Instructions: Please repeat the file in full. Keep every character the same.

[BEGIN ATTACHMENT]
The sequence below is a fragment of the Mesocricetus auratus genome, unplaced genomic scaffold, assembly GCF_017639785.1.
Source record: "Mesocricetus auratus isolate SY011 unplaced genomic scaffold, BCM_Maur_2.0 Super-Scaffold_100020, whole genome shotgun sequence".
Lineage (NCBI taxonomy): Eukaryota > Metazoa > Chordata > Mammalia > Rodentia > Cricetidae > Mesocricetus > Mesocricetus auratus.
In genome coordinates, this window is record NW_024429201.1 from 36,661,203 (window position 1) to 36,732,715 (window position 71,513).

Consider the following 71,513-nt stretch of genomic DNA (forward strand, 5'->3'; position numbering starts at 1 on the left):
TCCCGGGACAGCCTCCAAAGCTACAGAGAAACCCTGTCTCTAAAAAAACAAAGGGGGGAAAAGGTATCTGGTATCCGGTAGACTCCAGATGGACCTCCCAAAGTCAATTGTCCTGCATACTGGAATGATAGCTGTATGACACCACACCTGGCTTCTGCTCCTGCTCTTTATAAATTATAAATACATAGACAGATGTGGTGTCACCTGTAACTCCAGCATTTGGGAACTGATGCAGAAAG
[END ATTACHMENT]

The sequence below is a fragment of the Mesocricetus auratus genome, unplaced genomic scaffold, assembly GCF_017639785.1.
Source record: "Mesocricetus auratus isolate SY011 unplaced genomic scaffold, BCM_Maur_2.0 Super-Scaffold_100020, whole genome shotgun sequence".
Lineage (NCBI taxonomy): Eukaryota > Metazoa > Chordata > Mammalia > Rodentia > Cricetidae > Mesocricetus > Mesocricetus auratus.
In genome coordinates, this window is record NW_024429201.1 from 36,661,203 (window position 1) to 36,732,715 (window position 71,513).

Consider the following 71,513-nt stretch of genomic DNA (forward strand, 5'->3'; position numbering starts at 1 on the left):
TCCCGGGACAGCCTCCAAAGCTACAGAGAAACCCTGTCTCTAAAAAAACAAAGGGGGGAAAAGGTATCTGGTATCCGGTAGACTCCAGATGGACCTCCCAAAGTCAATTGTCCTGCATACTGGAATGATAGCTGTATGACACCACACCTGGCTTCTGCTCCTGCTCTTTATAAATTATAAATACATAGACAGATGTGGTGTCACCTGTAACTCCAGCATTTGGGAACTGATGCAGAAAG